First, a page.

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FALVEY MEMORIAL LIBRARY
FALVEY MEMORIAL LIBRARY
American Catholic Historical Society
John and Elizabeth Tatham of Burlington, N.J., A.D. 1681-1700. Records of the American Catholic Hist...
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John and Elizabeth Tatham of Burlington, N.J., A.D. 1681-1700. Records of the American Catholic Historical Society of Philadelphia. Volume VI. Pages 61-135. .
Middleton, Thomas C. (Thomas Cooke), 1842-1923.
11 January 2014
Philadelphia : American Catholic Historical Society of Philadelphia
Catholic Church --Pennsylvania --Philadelphia.
Catholic Church --United States --History.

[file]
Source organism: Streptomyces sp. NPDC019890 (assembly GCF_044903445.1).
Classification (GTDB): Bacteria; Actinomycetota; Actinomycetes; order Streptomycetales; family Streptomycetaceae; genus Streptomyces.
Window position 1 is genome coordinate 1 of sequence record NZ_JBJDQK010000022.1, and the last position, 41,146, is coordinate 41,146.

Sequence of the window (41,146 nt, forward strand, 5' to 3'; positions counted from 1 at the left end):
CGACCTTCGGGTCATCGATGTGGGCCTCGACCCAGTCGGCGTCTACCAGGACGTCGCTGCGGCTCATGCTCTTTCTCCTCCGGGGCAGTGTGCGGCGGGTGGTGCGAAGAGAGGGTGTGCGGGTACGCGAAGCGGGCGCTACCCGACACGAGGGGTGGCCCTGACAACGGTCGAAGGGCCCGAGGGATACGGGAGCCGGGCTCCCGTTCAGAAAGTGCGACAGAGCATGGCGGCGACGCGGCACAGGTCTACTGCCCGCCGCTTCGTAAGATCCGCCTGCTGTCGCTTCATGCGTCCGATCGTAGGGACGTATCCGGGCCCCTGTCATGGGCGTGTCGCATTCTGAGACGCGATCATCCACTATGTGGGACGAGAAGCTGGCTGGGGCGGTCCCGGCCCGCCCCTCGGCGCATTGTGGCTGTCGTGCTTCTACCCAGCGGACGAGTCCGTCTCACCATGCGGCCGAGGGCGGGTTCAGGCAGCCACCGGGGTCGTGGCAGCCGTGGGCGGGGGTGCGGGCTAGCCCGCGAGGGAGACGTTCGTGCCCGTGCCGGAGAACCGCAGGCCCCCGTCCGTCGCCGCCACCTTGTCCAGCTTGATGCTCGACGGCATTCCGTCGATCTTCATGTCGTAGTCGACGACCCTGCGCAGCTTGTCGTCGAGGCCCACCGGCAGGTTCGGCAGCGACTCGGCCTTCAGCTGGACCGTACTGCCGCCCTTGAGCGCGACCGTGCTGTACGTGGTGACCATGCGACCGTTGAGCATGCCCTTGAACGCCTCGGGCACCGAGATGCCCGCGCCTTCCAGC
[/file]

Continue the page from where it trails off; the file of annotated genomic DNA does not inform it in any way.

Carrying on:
1 JOHN AND ELIZABETH TAT]-IAM. 61 John and Elizabeth Tatham. or BURLINGTON, N. J., A. D. 1681-r7oo."‘ PREPARED BY nnv. THOMAS c. MIDDLETON, 13.9., 0.S.A. To us are known by name few Catholic laymen of the XVII century, and fewer still by any thing more than name. One of them is John Tatham of Burlington, N. J., the subject of this Paper, whom Mr. Hills in his Historyf styles “ a man of great wealth and culture; ” he was an Englishman by birth, a Roman Catholic by religion, and a staunch adherent of the Stuart cause as represented by King James II of England. James had in view the scheme of uniting all the Ameri- can colonies into one government, with the broad charter or full religious liberty and equal rights for all,-a scheme ‘Three Papers on John Tatham have been published in The Americart Catholic Historical Researches, of Philadelphia. The first entitled “ John Tatham, New Jersey's First Catholic Governor,” is by John D. McCor- mick, of Trenton. (See vol. v, (for 1888,) pp. 79-92). The second en- titled “J. Gray ye R. C.”, (see the same 1701., p. 154,) and the third named “John Gray Als John Tatham,” (see vol. vii, (for 1890,) pp. 108-9,) are by Martin I. J. Grihin, the editor of Researches. In the rst paper, Mr. McCormick names John Gray as a fellow Catho- lic of Tatham’s; and says that Tatham had “ 478 books, by actual count” in his library. In the and paper Mr. Grillin also makes Gray and Tatham two distinct persons, and also amrms the Catholic standing of Gray; while, in the 3d paper, he finds reason to say that John Gray, the Roman Catholic, was no other than John Tatham. The three Papers have been ably written, and are well worth reading. I should perhaps say that it was by reading Mr. McCormick’s Paper on John Tatham that my mind was first directed towards looking up his story. TSee History of the Church in Burlington, N. ]. -. . . By Rev. George Morgan Hills, D.D., Trenton, N. J., 1876, p. 106.